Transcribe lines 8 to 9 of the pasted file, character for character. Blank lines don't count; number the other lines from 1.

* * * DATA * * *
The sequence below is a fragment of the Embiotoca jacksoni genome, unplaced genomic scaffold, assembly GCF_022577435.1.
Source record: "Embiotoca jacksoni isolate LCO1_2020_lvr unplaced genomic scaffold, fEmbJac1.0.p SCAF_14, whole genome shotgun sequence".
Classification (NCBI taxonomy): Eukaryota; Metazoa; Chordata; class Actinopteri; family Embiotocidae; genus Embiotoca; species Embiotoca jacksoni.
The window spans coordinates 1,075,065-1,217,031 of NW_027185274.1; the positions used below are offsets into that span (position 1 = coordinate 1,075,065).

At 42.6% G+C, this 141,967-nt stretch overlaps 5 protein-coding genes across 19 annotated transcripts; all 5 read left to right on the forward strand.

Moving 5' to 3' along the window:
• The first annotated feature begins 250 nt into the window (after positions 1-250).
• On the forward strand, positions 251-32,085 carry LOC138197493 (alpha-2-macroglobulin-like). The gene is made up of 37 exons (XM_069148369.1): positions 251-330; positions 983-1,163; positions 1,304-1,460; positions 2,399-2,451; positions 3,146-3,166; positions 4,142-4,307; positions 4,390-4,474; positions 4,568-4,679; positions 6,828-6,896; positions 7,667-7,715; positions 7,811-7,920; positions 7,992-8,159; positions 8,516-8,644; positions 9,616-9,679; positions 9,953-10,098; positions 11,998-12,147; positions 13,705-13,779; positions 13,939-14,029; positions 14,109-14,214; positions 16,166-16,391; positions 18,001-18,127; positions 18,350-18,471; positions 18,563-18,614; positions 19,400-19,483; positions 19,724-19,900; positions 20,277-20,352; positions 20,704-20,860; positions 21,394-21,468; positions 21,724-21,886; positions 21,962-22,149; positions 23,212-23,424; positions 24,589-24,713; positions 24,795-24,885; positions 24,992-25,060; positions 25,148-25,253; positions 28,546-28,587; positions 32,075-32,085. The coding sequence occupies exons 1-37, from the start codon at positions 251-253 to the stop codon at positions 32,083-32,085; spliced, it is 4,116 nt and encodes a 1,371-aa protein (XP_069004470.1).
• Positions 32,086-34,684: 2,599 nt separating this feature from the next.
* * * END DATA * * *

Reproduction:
• On the forward strand, positions 251-32,085 carry LOC138197493 (alpha-2-macroglobulin-like). The gene is made up of 37 exons (XM_069148369.1): positions 251-330; positions 983-1,163; positions 1,304-1,460; positions 2,399-2,451; positions 3,146-3,166; positions 4,142-4,307; positions 4,390-4,474; positions 4,568-4,679; positions 6,828-6,896; positions 7,667-7,715; positions 7,811-7,920; positions 7,992-8,159; positions 8,516-8,644; positions 9,616-9,679; positions 9,953-10,098; positions 11,998-12,147; positions 13,705-13,779; positions 13,939-14,029; positions 14,109-14,214; positions 16,166-16,391; positions 18,001-18,127; positions 18,350-18,471; positions 18,563-18,614; positions 19,400-19,483; positions 19,724-19,900; positions 20,277-20,352; positions 20,704-20,860; positions 21,394-21,468; positions 21,724-21,886; positions 21,962-22,149; positions 23,212-23,424; positions 24,589-24,713; positions 24,795-24,885; positions 24,992-25,060; positions 25,148-25,253; positions 28,546-28,587; positions 32,075-32,085. The coding sequence occupies exons 1-37, from the start codon at positions 251-253 to the stop codon at positions 32,083-32,085; spliced, it is 4,116 nt and encodes a 1,371-aa protein (XP_069004470.1).
• Positions 32,086-34,684: 2,599 nt separating this feature from the next.